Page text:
Nicholas Bose, a youth leader at Second EFC in Brooklyn, talks with some students during a VBS (Photo by Norman Tu).
I was the new pastor, and while everyone welcomed me warmly, I frequently found myself lamenting to my wife, I don’t seem to be connecting with the people. Second EFC was then, and still is now, a wonderfully multicultural church in the heart of Brooklyn, New York. But I kept falling into miscommunication and missteps that left me confused.
One experience stood out: Our trustees had called a meeting to decide whether to transfer our banking services from one institution to another. We began by discussing the pros and cons of each. Eventually, wanting to move things along and reach consensus, I went around the group and asked each member if they were in agreement with the decision to change. Each person replied in the affirmative. Wonderful. I closed the meeting with prayer and left the room.
I didn’t get five steps from the door when one of the committee members tapped me on the shoulder and said, “We cannot go ahead with this change.”
“Didn’t we just go around the table and everyone said ‘yes’?” I asked, confused.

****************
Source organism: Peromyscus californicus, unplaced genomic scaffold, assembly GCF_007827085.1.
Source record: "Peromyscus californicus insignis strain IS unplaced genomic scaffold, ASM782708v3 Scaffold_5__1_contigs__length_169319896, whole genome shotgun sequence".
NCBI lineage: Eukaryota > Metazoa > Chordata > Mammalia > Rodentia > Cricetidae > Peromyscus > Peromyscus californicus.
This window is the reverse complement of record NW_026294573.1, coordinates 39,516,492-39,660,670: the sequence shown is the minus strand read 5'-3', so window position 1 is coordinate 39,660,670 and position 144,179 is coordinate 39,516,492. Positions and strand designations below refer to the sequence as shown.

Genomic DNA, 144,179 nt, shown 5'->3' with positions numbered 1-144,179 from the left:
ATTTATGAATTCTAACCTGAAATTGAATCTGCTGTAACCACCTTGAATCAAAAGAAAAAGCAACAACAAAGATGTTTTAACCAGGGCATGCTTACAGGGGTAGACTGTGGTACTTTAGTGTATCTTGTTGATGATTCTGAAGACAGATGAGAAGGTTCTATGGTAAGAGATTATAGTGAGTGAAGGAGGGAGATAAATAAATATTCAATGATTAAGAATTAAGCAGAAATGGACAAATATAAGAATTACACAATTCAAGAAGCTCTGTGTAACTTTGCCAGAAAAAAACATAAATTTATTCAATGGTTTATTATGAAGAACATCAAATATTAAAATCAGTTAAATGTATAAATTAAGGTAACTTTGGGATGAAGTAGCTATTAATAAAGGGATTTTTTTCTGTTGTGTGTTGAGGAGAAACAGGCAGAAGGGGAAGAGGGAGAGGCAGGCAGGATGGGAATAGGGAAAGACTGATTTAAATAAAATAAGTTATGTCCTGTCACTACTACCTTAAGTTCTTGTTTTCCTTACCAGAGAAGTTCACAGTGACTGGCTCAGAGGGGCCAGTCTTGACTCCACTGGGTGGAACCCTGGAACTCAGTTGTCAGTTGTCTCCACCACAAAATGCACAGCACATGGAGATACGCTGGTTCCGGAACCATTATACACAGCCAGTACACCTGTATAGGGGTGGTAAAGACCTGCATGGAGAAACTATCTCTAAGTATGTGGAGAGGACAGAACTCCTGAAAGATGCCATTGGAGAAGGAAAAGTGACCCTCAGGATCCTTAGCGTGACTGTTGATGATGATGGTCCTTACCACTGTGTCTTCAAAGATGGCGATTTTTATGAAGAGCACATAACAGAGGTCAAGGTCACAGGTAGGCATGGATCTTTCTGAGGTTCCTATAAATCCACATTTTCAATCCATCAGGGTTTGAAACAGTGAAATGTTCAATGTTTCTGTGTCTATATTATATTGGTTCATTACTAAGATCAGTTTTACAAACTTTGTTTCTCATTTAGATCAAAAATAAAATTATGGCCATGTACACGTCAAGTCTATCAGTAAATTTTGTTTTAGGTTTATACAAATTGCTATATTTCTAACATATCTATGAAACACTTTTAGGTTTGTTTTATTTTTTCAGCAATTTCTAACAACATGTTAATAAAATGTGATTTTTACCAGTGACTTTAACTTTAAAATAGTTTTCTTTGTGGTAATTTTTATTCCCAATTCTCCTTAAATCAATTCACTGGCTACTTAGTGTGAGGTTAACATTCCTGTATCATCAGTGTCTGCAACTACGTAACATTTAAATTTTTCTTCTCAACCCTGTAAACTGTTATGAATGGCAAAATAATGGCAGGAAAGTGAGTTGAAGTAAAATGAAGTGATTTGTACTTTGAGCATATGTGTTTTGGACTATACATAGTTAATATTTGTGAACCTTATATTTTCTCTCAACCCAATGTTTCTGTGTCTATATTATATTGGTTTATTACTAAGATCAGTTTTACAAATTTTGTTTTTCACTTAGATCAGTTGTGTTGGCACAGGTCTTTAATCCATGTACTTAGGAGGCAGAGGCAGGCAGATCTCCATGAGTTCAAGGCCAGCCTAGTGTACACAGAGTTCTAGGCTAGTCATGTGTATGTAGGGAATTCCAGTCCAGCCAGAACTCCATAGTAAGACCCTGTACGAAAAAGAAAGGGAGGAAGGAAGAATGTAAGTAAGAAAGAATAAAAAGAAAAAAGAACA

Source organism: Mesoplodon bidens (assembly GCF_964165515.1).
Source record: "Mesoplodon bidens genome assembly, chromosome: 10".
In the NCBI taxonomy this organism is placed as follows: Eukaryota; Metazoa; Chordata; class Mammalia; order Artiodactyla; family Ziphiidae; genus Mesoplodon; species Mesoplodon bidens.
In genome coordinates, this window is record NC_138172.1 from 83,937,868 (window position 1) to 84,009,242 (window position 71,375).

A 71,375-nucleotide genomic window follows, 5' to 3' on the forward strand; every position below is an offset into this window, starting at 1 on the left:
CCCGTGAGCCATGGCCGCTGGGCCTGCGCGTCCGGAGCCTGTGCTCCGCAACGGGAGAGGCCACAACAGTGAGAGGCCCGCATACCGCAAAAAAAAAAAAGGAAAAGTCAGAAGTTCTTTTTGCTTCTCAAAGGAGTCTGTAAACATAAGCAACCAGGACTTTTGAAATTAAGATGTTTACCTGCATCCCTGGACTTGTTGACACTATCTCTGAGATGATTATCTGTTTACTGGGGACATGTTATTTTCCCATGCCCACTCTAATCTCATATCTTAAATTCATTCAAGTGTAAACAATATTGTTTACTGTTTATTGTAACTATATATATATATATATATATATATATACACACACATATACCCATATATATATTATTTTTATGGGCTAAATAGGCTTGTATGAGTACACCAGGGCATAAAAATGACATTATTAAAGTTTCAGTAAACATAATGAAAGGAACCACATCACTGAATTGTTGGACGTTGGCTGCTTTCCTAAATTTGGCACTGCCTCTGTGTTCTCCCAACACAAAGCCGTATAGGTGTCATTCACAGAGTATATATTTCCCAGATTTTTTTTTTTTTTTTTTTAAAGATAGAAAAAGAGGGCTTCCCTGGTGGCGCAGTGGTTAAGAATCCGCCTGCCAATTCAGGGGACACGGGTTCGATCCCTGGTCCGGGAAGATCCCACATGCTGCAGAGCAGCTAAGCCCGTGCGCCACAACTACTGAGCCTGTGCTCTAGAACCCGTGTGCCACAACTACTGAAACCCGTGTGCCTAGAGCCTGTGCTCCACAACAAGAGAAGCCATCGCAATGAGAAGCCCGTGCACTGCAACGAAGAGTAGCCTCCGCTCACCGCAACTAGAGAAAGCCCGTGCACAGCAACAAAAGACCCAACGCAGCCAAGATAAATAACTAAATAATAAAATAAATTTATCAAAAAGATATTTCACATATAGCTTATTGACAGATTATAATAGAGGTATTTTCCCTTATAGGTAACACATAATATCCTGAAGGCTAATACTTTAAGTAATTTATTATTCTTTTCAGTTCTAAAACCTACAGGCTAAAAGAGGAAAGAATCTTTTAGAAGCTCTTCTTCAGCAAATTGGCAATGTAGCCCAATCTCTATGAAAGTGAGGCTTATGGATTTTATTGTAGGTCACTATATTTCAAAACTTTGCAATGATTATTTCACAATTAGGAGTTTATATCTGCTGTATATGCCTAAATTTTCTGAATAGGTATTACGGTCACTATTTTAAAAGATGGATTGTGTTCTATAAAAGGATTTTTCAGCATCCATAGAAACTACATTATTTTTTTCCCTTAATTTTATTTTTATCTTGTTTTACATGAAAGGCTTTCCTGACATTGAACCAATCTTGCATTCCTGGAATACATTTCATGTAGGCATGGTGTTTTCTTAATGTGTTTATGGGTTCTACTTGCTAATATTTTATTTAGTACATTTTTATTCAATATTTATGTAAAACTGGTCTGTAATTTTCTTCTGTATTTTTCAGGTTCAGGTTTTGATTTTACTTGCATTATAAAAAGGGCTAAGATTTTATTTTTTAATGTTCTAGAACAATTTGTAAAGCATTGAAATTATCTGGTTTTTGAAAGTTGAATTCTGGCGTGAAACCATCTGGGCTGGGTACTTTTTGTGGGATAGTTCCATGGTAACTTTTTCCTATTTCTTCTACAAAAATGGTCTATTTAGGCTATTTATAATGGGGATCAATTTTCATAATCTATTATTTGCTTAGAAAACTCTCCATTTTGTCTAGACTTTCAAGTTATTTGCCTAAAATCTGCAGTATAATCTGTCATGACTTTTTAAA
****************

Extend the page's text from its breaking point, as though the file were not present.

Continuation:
“Yes, but the way they said ‘yes’ really meant ‘no.’”
What had happened in that meeting was an example of a cultural dynamic referred to as “high and low context.” Some culture groups (primarily Eastern) accentuate the context within which interactions occur—for example, who is sitting where, who is or is not speaking, and the way things are said (“high context”). Other groups, like my Western culture, are more focused on just getting things done (“low context”). My failure to pick up on the highly charged context prevented me from understanding what the people were actually relaying.
This dynamic is common when engaging in multicultural ministry. Cultural differences also show up in arenas such as:
- authority and the response to it
- individualism vs. collectivistic mindsets
- long- or short-term decision making
- male-female role differentiation
- the degree of comfort with risk-taking
The more cultures you mix in one setting, the more potential for conflict. Continue Reading…